Wilson's surgery set for Thursday

Angels' southpaw having bone chips and bone spurs removed from left elbow

Wilson's surgery set for Thursday

ANAHEIM -- C.J. Wilson will have surgery to remove bone spurs and bone chips from his left elbow on Thursday at the Kerlan-Jobe Orthopaedic Clinic in Los Angeles, the Angels' left-hander said before Monday's series opener against the White Sox.

Dr. Neal ElAttrache will perform the operation, for which the recovery time is typically 8-12 weeks. Wilson expects to be ready for Spring Training and to be throwing well before then.

"It's not just bone spurs," Wilson said. "They're gonna do some other stuff in there. But it's the same timetable -- Spring Training."

After his initial diagnosis of bone spurs at the beginning of August, Wilson got a second round of opinions from multiple doctors at the Kerlan-Jobe clinic on Tuesday -- including a nerve doctor, resident surgeons and orthopedic surgeon James Andrews, based in Alabama, who consulted over the phone.

"They all had the universal conclusion on that one -- that we have to proceed right away," Wilson said.

The new testing revealed bone chips in addition to the bone spurs.

"I went in and got fresh images on various angles and body parts, and they converted that to the sooner we get it done, the better for me, so I can rehab nice and slow," Wilson said. "They were very surprised that I was out there operating at all with the condition of what was going on."

ElAttrache performed Angels left-hander Tyler Skaggs' Tommy John surgery in August 2014, which Wilson said factored into his choice to have ElAttrache do his surgery as well; so did having a more extensive support system in Southern California for his recovery.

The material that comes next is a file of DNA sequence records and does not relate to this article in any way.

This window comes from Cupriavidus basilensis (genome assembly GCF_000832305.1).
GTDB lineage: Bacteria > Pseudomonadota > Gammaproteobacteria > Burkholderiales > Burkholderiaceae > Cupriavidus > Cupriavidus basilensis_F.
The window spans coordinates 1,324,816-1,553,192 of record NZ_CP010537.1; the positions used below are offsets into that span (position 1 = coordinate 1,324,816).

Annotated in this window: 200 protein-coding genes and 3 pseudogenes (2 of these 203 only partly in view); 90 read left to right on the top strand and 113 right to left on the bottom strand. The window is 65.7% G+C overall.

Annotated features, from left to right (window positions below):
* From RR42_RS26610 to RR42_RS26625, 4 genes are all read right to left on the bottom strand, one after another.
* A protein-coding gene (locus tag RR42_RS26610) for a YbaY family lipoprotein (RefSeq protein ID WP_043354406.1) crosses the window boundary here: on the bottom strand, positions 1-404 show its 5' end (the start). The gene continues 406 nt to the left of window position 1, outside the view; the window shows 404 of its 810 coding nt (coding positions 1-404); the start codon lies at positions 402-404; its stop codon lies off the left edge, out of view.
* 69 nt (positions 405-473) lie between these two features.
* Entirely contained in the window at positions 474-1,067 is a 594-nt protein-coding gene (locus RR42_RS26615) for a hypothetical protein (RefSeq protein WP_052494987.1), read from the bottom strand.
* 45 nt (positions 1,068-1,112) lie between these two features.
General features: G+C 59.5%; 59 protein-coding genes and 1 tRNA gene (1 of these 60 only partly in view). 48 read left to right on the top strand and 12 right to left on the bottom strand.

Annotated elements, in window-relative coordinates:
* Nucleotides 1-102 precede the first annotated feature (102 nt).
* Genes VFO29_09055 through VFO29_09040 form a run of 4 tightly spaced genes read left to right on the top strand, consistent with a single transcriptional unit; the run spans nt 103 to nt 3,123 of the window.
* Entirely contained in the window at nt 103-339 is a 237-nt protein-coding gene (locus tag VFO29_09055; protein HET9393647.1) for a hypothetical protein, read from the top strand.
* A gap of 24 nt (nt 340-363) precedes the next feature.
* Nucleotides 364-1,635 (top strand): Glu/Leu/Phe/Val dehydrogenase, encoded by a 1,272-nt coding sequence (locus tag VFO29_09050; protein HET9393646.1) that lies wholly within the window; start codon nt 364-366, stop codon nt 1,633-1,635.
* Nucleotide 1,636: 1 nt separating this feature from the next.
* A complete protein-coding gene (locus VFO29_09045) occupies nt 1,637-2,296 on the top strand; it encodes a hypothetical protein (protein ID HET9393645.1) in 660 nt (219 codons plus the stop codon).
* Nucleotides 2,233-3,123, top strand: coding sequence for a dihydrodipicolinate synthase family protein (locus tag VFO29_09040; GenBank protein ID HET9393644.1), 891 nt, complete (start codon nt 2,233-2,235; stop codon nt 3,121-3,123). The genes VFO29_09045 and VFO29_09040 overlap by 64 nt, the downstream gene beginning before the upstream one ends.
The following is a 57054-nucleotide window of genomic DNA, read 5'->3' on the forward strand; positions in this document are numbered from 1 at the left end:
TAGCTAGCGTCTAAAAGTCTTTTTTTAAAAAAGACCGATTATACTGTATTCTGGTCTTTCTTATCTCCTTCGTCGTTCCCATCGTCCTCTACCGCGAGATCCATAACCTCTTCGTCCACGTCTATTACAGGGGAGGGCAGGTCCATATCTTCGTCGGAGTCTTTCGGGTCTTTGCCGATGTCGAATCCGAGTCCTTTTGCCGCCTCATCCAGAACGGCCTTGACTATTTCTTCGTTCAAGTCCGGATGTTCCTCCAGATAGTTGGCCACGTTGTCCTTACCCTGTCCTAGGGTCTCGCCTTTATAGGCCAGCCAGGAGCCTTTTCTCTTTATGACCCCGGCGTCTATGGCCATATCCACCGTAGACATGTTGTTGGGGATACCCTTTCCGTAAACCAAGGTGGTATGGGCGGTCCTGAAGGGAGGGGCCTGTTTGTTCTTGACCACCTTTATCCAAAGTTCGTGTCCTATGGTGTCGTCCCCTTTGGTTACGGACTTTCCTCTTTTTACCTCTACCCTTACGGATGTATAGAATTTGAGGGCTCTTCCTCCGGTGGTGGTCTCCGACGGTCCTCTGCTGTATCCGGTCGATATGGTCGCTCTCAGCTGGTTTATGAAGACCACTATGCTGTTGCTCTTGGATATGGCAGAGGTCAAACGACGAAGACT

This surgery will be similar, but not identical, to the two earlier cleanout procedures Wilson had done on his left elbow in 2008 and '12. The first surgery was to remove bone chips, Wilson said, the second was to remove bone spurs. Thursday's will be for a combination of both.

"They had a little bit more comprehensive diagnosis and did like a nerve test and everything, because they wanted to really figure out what was going on," Wilson said. "They dug really deep, and I was there for approximately six or seven hours getting different diagnostics and consultations."

There weren't any representatives from the Angels present, as the team was on the road in Chicago. But the results were clear.

"They were very comprehensive in their analysis," Wilson said. "It was very refreshing to have so many opinions reach the same conclusion -- there wasn't any dissenting opinion in the room."

He said he didn't think he needed to comment on how the Angels handled the situation.

"The team obviously was aware of everything that was going on from April on," Wilson said. "It was a collaborative effort for everybody to try to work together and try to get the most innings that I had before I hit the brick wall, and that's what happened."

David Adler is an associate reporter for MLB.com. Follow him on Twitter @_dadler. This story was not subject to the approval of Major League Baseball or its clubs.